In a previous post it was noted that physically attractive parents tend to have more daughters than sons. An article in Timesonline.com (via aldaily.com) clarifies and draws out the inevitable conclusion that follows from that fact. Satoshi Kanazawa, an evolutionary psychologist at the London School of Economics, observes:
Physical attractiveness is a highly heritable trait, which disproportionately increases the reproductive success of daughters much more than that of sons. If more attractive parents have more daughters and if physical attractiveness is heritable, it logically follows that women over many generations gradually become more physically attractive on average than men.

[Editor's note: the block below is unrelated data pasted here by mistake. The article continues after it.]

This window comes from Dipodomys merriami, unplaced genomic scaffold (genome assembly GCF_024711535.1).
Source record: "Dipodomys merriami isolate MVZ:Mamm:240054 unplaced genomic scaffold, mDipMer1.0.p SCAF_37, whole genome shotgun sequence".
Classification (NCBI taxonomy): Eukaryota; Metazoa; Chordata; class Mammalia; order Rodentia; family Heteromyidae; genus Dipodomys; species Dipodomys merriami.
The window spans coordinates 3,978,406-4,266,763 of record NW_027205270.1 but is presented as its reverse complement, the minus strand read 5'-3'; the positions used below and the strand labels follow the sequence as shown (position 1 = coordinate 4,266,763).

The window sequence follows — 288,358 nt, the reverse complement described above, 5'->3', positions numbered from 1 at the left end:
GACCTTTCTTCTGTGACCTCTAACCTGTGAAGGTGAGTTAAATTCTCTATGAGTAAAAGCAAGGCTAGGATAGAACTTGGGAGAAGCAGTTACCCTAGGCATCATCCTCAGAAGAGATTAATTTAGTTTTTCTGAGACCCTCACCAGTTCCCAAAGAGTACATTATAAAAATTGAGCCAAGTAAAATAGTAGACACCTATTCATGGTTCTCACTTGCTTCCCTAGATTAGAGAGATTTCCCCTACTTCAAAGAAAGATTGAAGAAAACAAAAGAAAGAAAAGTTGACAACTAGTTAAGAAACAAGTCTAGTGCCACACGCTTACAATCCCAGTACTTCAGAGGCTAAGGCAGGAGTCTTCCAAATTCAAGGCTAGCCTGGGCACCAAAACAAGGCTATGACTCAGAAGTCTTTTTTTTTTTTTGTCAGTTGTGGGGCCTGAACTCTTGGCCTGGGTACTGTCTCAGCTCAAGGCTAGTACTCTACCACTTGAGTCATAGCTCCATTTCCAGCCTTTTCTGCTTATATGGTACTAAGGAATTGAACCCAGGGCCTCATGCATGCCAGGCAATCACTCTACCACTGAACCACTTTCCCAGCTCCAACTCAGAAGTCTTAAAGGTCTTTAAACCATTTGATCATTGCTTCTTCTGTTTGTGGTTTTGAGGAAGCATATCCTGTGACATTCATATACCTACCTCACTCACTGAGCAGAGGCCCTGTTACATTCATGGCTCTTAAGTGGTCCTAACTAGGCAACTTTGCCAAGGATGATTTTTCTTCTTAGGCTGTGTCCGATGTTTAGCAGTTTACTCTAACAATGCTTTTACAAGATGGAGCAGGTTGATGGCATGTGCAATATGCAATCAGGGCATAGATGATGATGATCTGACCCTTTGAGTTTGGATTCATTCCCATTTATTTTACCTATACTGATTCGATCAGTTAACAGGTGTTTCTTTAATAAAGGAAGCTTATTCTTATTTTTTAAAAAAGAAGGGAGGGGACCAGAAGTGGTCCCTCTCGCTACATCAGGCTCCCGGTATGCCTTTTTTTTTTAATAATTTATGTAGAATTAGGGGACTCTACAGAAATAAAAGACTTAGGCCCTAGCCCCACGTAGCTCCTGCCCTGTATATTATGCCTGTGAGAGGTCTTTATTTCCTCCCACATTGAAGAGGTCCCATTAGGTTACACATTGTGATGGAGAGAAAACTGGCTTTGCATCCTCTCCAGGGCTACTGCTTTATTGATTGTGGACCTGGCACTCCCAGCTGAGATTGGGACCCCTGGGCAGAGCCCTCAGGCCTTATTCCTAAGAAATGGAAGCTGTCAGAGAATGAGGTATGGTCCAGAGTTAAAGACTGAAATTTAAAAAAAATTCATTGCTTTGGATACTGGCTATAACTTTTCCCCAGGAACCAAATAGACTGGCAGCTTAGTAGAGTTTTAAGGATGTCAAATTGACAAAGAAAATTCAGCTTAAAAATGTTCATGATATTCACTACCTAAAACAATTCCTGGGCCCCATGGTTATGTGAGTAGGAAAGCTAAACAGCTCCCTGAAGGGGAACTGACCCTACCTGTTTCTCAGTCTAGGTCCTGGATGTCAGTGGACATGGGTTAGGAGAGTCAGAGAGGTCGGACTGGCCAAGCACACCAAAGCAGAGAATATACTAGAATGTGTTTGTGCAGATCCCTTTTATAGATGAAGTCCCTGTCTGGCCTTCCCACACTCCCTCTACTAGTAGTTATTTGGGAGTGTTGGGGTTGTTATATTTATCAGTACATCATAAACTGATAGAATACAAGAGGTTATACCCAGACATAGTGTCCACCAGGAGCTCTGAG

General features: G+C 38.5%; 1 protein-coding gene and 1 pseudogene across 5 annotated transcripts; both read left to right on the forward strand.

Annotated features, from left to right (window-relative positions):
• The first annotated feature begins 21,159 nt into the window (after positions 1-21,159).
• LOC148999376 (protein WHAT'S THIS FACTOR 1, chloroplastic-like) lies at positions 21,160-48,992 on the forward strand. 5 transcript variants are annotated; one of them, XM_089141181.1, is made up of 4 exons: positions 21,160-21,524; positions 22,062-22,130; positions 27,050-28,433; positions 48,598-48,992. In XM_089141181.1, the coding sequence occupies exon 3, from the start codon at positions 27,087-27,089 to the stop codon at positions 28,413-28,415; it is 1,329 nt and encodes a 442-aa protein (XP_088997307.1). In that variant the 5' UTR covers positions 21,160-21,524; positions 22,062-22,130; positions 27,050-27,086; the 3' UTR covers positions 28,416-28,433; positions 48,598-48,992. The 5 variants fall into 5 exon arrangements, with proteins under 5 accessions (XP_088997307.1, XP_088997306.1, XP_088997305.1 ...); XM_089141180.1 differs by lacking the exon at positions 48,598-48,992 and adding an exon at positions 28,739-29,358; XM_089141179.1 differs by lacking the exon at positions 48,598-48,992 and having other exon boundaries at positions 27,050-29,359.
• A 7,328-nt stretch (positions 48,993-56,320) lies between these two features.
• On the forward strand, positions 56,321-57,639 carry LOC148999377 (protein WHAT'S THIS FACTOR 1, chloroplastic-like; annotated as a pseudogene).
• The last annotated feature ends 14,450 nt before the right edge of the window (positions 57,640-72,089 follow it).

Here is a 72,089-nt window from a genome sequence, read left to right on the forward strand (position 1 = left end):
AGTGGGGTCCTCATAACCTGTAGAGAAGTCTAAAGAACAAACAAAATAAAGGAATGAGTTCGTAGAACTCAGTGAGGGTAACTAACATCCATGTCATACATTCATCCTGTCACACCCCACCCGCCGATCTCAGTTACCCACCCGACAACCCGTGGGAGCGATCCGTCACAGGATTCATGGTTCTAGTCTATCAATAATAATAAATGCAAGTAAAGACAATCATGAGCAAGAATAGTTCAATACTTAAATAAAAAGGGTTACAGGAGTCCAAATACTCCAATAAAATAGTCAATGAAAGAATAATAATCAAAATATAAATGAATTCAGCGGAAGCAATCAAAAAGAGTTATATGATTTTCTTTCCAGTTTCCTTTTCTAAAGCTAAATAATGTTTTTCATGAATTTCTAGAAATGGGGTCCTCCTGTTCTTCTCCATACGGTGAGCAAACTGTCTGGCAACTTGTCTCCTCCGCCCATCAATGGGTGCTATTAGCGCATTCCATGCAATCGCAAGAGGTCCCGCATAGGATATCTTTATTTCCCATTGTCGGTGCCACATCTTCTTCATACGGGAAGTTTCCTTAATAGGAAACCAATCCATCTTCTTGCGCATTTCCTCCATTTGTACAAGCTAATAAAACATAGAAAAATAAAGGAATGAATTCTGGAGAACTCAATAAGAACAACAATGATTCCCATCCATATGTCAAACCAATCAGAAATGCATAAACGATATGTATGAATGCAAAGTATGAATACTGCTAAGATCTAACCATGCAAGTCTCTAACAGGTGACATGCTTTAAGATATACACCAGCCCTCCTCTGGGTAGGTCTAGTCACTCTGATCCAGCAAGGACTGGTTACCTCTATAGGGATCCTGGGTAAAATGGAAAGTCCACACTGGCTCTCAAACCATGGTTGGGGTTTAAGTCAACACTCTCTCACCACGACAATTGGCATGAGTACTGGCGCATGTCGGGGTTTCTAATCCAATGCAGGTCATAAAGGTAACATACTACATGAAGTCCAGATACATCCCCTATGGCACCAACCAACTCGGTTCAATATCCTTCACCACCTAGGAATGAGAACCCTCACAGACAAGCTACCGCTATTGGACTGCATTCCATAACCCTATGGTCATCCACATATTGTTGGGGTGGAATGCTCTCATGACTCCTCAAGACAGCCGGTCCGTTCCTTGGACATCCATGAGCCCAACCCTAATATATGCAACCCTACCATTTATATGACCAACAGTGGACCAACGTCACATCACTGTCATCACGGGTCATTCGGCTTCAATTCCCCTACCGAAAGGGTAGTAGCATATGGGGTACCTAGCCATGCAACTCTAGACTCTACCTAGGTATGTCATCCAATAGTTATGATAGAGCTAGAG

The article cites the work of Markus Jokela, a researcher at the University of Helsinki, who found that “beautiful women have [16%] more children than their plainer counterparts and that a higher proportion of those children are female. Those daughters, once adult, also tend to be attractive and so repeat the pattern.” Thus, “Over generations, the scientists argue, this has led to women becoming steadily more aesthetically pleasing.”
As for men, “by contrast, good looks appear to count for little, with handsome men being no more successful than others in terms of numbers of children. This means there has been little pressure for men’s appearance to evolve.”